"Chacona, Lamento, Walking Blues," my solo talk at this year's New Yorker Festival, is based on the second chapter of my new book, Listen to This. With the help of a slightly demented iTunes playlist, I'll trace a couple of recurring motifs, riffs, and bass lines across nearly a millennium of music. One is a dance form called the chaconne, which has traveled from one extreme of human expression to another. It began as a bawdy, subversive Spanish dance of the early seventeenth century — Juan Arañés's "Un sarao de la chacona" tells of an African heathen dancing with a Gypsy and a blind man poking at girls with a stick — and, after about a hundred years, it had evolved into Bach's shiveringly dark Ciaccona for solo violin:
I'll also talk about a series of four descending notes that is often associated with lament. It's an echo, probably, of human sobbing or sighing. Listen in sequence to an old Romanian lament, John Dowland's Elizabethan song "Flow My Tears" (which later gave its name to a novel by Philip K. Dick), Claudio Monteverdi's Lamento della Ninfa, and Nina Simone's scalding version of "Strange Fruit":
If you add two more notes to the pattern, it becomes chromatic (consecutive white and black notes at the piano):
Deployed ominously in the bass, this downward-trudging figure has persisted across centuries of musical history. Here it is in Purcell's Dido and Aeneas, the "Crucifixus" of Bach's B-Minor Mass (manuscript pictured), and Beethoven's Ninth Symphony:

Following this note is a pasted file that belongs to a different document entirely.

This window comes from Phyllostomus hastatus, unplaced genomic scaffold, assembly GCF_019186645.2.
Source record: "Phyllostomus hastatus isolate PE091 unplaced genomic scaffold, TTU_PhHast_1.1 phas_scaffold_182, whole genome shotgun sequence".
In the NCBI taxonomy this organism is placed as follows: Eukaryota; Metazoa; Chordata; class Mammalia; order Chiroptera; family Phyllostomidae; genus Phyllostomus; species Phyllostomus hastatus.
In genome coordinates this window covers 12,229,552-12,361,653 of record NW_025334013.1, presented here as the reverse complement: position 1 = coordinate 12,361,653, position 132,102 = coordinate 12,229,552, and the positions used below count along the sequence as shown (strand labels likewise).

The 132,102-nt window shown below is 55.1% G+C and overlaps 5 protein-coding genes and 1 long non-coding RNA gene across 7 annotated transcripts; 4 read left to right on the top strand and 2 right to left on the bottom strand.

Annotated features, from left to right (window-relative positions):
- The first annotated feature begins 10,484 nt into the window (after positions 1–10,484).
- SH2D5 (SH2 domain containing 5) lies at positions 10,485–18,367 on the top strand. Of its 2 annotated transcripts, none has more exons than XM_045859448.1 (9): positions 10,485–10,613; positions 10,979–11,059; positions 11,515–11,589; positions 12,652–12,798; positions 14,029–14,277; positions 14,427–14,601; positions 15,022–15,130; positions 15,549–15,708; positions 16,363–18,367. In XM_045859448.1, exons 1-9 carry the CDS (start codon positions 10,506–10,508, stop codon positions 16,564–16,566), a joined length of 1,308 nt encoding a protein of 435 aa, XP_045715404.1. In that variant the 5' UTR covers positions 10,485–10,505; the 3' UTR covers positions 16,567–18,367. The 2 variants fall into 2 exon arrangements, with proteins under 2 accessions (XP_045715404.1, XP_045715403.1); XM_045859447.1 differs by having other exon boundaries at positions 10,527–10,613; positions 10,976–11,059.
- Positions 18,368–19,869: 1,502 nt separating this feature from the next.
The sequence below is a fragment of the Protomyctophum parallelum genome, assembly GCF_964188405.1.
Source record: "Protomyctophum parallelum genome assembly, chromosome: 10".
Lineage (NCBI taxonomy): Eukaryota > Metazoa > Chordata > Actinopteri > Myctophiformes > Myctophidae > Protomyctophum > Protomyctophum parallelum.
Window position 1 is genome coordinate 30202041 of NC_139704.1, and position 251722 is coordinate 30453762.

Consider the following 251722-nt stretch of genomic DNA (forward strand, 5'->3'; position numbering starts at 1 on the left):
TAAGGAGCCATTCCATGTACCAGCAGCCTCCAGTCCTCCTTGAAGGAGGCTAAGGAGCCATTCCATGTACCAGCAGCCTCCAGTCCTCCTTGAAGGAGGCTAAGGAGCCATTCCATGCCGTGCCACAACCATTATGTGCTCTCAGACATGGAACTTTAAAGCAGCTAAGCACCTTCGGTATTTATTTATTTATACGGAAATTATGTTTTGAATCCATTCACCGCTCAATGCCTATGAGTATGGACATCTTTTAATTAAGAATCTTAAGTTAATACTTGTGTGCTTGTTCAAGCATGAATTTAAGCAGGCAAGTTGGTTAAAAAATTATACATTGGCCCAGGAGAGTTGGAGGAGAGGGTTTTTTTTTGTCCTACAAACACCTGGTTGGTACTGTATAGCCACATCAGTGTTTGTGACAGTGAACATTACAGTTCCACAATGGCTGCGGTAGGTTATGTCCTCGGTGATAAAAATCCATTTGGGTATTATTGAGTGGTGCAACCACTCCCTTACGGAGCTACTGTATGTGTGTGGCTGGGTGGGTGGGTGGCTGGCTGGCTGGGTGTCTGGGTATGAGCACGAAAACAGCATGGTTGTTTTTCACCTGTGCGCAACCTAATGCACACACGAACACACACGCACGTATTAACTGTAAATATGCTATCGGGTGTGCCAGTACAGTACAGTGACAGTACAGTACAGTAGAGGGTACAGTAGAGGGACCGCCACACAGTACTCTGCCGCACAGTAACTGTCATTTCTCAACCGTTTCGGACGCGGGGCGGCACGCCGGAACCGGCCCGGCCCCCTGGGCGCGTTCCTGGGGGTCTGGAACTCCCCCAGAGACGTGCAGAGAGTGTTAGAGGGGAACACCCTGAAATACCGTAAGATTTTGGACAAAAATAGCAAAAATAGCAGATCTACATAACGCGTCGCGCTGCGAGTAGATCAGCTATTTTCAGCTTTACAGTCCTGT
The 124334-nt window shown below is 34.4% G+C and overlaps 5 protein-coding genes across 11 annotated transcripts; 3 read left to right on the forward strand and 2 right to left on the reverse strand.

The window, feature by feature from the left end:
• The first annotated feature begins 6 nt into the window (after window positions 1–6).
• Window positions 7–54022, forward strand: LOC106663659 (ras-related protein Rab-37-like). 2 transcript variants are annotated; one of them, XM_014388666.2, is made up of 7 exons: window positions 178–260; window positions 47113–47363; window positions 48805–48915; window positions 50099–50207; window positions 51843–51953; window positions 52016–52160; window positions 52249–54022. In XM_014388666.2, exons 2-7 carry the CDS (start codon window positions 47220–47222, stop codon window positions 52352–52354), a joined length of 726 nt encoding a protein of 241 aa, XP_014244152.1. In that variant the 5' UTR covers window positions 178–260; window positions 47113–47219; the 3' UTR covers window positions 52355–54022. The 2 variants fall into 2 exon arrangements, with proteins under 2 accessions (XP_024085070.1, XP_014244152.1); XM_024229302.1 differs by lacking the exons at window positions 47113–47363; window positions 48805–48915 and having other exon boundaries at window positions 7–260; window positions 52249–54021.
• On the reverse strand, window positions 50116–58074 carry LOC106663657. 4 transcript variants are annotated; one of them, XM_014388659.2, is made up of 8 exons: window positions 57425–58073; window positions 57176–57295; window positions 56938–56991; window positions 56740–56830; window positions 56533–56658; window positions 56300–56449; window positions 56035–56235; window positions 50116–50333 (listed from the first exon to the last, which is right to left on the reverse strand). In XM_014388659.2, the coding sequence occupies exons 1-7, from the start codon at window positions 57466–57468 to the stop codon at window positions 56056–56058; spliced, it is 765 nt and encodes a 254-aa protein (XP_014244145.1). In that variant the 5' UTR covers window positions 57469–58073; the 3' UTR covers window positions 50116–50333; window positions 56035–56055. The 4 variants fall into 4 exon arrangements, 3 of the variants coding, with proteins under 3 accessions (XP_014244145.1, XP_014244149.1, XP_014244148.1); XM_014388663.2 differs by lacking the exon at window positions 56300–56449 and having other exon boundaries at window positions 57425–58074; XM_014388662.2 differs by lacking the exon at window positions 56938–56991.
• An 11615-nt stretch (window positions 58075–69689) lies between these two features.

The device became à la mode again in pop music of the 1960s, for unknown reasons. I've made a montage of "Chim Chim Cher-ee" (from "Mary Poppins"), the Beatles' "Michelle," the Eagles' "Hotel California," and Bob Dylan's "Ballad of a Thin Man," with more or less the same bass line appearing in each:
Eventually, I'll get to Led Zeppelin, but I don't want to give too much away in advance. I'll give the lecture several more times this fall: at Town Hall Seattle, on Oct. 12; at Berkeley's Cal Performances, on Oct. 14; at Sacramento's California Lectures, on Oct. 18; at the Los Angeles Public Library, on Oct. 19; at UCSB Arts & Lectures, on Oct. 20; at the Cleveland Museum of Art, on Oct. 29; and at the British Library Conference Centre, in London, on Nov. 30.
"Chacona": From the album "Villancicos y Danzas Criollas"; Alia Vox 9834. Dowland: Andreas Scholl, Andreas Martin; Harmonia Mundi 901603. Monteverdi: Bernarda Fink, René Jacobs, Concerto Vocale; Harmonia Mundi 901736.37. Purcell: Lorraine Hunt Lieberson, Nicholas McGegan, Philharmonia Baroque; Harmonia Mundi 907110. Bach's Ciaccona: Gidon Kremer, ECM 506502. Bach's Mass in B Minor: Philippe Herreweghe, Collegium Vocale Gent; Harmonia Mundi 5901614.15. Beethoven: Osmo Vänskä, Minnesota Orchestra; BIS 1616.